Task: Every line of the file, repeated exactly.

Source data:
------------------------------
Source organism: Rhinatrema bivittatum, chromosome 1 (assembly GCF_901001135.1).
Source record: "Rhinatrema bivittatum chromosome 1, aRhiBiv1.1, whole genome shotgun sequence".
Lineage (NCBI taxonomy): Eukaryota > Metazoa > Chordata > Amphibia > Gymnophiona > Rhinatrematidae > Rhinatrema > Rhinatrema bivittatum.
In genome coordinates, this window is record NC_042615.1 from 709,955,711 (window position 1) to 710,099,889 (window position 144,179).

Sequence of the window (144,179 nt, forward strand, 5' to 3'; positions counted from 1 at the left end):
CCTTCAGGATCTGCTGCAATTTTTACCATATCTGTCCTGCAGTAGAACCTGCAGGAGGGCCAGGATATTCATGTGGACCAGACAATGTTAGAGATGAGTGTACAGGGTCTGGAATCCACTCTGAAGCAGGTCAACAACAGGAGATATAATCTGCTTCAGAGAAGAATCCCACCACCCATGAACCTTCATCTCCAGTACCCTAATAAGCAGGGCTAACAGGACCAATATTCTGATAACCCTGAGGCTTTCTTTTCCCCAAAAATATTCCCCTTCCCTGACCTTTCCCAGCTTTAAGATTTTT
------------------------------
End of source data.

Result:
Source organism: Rhinatrema bivittatum, chromosome 1 (assembly GCF_901001135.1).
Source record: "Rhinatrema bivittatum chromosome 1, aRhiBiv1.1, whole genome shotgun sequence".
Lineage (NCBI taxonomy): Eukaryota > Metazoa > Chordata > Amphibia > Gymnophiona > Rhinatrematidae > Rhinatrema > Rhinatrema bivittatum.
In genome coordinates, this window is record NC_042615.1 from 709,955,711 (window position 1) to 710,099,889 (window position 144,179).

Sequence of the window (144,179 nt, forward strand, 5' to 3'; positions counted from 1 at the left end):
CCTTCAGGATCTGCTGCAATTTTTACCATATCTGTCCTGCAGTAGAACCTGCAGGAGGGCCAGGATATTCATGTGGACCAGACAATGTTAGAGATGAGTGTACAGGGTCTGGAATCCACTCTGAAGCAGGTCAACAACAGGAGATATAATCTGCTTCAGAGAAGAATCCCACCACCCATGAACCTTCATCTCCAGTACCCTAATAAGCAGGGCTAACAGGACCAATATTCTGATAACCCTGAGGCTTTCTTTTCCCCAAAAATATTCCCCTTCCCTGACCTTTCCCAGCTTTAAGATTTTT